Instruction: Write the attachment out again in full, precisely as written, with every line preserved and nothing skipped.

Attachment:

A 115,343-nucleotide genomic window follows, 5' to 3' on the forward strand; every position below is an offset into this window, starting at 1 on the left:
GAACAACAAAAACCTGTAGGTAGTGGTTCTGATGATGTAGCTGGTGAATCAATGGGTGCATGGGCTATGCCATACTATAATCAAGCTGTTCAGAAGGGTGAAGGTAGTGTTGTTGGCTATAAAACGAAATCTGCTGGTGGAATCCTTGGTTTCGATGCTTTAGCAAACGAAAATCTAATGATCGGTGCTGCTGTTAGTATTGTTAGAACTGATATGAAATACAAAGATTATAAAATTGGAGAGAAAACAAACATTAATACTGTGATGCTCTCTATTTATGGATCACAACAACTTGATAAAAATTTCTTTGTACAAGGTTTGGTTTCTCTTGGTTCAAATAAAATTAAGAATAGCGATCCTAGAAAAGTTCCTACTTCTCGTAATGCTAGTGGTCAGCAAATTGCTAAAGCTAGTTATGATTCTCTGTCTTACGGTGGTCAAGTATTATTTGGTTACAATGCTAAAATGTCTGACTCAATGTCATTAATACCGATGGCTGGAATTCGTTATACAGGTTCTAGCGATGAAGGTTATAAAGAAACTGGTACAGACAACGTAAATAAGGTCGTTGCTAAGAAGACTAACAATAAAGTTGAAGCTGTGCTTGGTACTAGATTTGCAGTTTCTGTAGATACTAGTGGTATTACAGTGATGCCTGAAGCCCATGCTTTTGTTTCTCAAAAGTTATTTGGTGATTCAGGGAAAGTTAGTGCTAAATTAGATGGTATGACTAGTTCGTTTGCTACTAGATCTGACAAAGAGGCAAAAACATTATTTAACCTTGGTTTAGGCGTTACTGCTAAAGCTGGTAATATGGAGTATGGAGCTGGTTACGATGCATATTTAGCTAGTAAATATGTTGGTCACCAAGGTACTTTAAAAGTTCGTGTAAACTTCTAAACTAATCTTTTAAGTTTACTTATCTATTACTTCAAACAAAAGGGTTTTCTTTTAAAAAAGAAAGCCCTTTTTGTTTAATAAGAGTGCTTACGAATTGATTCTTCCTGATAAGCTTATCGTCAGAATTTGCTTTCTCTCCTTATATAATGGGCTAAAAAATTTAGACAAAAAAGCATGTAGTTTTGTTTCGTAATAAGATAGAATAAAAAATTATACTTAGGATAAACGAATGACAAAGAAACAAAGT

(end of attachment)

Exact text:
A 115,343-nucleotide genomic window follows, 5' to 3' on the forward strand; every position below is an offset into this window, starting at 1 on the left:
GAACAACAAAAACCTGTAGGTAGTGGTTCTGATGATGTAGCTGGTGAATCAATGGGTGCATGGGCTATGCCATACTATAATCAAGCTGTTCAGAAGGGTGAAGGTAGTGTTGTTGGCTATAAAACGAAATCTGCTGGTGGAATCCTTGGTTTCGATGCTTTAGCAAACGAAAATCTAATGATCGGTGCTGCTGTTAGTATTGTTAGAACTGATATGAAATACAAAGATTATAAAATTGGAGAGAAAACAAACATTAATACTGTGATGCTCTCTATTTATGGATCACAACAACTTGATAAAAATTTCTTTGTACAAGGTTTGGTTTCTCTTGGTTCAAATAAAATTAAGAATAGCGATCCTAGAAAAGTTCCTACTTCTCGTAATGCTAGTGGTCAGCAAATTGCTAAAGCTAGTTATGATTCTCTGTCTTACGGTGGTCAAGTATTATTTGGTTACAATGCTAAAATGTCTGACTCAATGTCATTAATACCGATGGCTGGAATTCGTTATACAGGTTCTAGCGATGAAGGTTATAAAGAAACTGGTACAGACAACGTAAATAAGGTCGTTGCTAAGAAGACTAACAATAAAGTTGAAGCTGTGCTTGGTACTAGATTTGCAGTTTCTGTAGATACTAGTGGTATTACAGTGATGCCTGAAGCCCATGCTTTTGTTTCTCAAAAGTTATTTGGTGATTCAGGGAAAGTTAGTGCTAAATTAGATGGTATGACTAGTTCGTTTGCTACTAGATCTGACAAAGAGGCAAAAACATTATTTAACCTTGGTTTAGGCGTTACTGCTAAAGCTGGTAATATGGAGTATGGAGCTGGTTACGATGCATATTTAGCTAGTAAATATGTTGGTCACCAAGGTACTTTAAAAGTTCGTGTAAACTTCTAAACTAATCTTTTAAGTTTACTTATCTATTACTTCAAACAAAAGGGTTTTCTTTTAAAAAAGAAAGCCCTTTTTGTTTAATAAGAGTGCTTACGAATTGATTCTTCCTGATAAGCTTATCGTCAGAATTTGCTTTCTCTCCTTATATAATGGGCTAAAAAATTTAGACAAAAAAGCATGTAGTTTTGTTTCGTAATAAGATAGAATAAAAAATTATACTTAGGATAAACGAATGACAAAGAAACAAAGT